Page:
Waste Lands Within: Unreal City a composted version of TS Eliot
by Alison Powell
Unreal city; stirring, we awake
Moving to our desires, entwined and enveloping
All of your afterthoughts within.
Are we alive or are we not? Breeding
Bodies from bodies, earth from scraps
The brown fogs to hot rains
The cries of ravens in the night.
All things are on fire,
All rivers bear empty bottles, sandwich
papers, cigarette ends of City directors.
Will it bloom this year?
We hold the echoes in our skins,
The corpse, the sudden thaw disturbed.
We are decay.
Where the nightingale? She departed
Yet we remain; what are the roots and which are us?
Amongst the rock one cannot stop or think
If there were rock
And also water
We were there. Neither alive nor dead.
Your shadow at morning;
Memory and desire.
We revive faster than you know
Out of this stony rubbish.
We are the possible.
HURRY UP PLEASE ITS TIME
We foretold, for being long here
Away from the light.
I think we are in rats’ alley
Where the dead men lost their bones.
We keep the bones.
For the rain.
If it comes.
Hold the river sweats, the grimy spoils
The hopeful spoor, the dust and angst
Under your feet, before the thunder
In epic time, we die.
Passing into the bodies of friends
Or lovers, deep beneath
While you count
Manage the deluge
Connect nothing with nothing
We swallow, hold, connect.
In the waste land
Shored against ruins.
This poem is a recasting of TS Eliot’s “The Waste Land”, published in 1922. “The Waste Land” is a modernist masterwork, weaving together social commentary and elegiac observations of a burgeoning City of London overwhelming itself, its people and its natural environment. Eliot was attentive to the visceral angst of city life, while also weaving fragments of other poems, stories and songs together to evoke the interconnections between past, present and future, and the connections between very disparate protagonists. Its passionate language and striking structure hit at the heart of the difficulties of modernity and urbanity: alienation from others, pollution and waste, gender inequalities, and an always inchoate set of other possibilities for being, which Eliot explored through reference to an enormous range of cultural material, from Ovid to the Buddha, as well as through a character, Tiresias, who unites youth and age and transgresses gender boundaries.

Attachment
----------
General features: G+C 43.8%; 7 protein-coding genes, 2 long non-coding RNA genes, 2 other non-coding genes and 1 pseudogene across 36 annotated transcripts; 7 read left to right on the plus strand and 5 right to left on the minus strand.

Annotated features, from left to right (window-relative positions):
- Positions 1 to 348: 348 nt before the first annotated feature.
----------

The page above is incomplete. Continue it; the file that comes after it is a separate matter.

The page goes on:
Many London dwellers of 2021 would recognize the century-old angst and ennui in “The Waste Land”. For many readers, the horror of the poem is revealed in the devastation it sketches about a world with too little water, a barren earth, a delayed thunderstorm that didn’t seem to nourish the ground as it should have. Among this environmental horror (mirrored with the social horror of alienation and difference), so many contemporary concerns are already carried in the original poem.
What seemed worth exploring, especially as a result of the MoTH project, was a more relational view of urban life. “The Waste Land” is full of ‘more-than-humans’ – animals, trees, the river Thames, as well as the infrastructure of the modern city (bridges, boats and barges). Yet the perspective still comes from ‘outside and above: the God Eye’ as Donna Haraway calls it. What kinds of new emotions and reflections might be produced by taking a more relational perspective? Furthermore, what kinds of claims about a meaningful life or meaningful connections to place and to others might be made from this perspective?
In reworking (or perhaps digesting) this poem I wanted to explore how the emotional relationships that Eliot sketched between people could be viewed from the ground up, or more specifically, from inside the living soil. The hybridized (or composted?) poem is told from the perspective of the organisms living in the city’s soil: earthworms, nematodes and fungus. In the MoTH research, we explored how relationships unfolded between different species living in cities, and created speculative design material that foregrounded what we imagined might be the needs of our non-human neighbours: undisturbed soil, clean rain, organic material. Where our reflections encountered more difficulty was in trying to imagine what our non-human neighbours might WANT – what might be the desires of a fox, a bee or a fungus?
This poem uses the depth and power of “The Waste Land” to try to create an entry point to this question of desire. It blends together lines from the original poem with original writing to hint at a different kind of collective, a living ‘we’ that tries to foreground other-than-human experience. Like compost, this broken down, re-created and perhaps decayed poem is an uneven, partially digested version of the original, consciously placing the non-humans of the soil in prime speaking position. Hopefully, like compost, it is also nourishing and rich.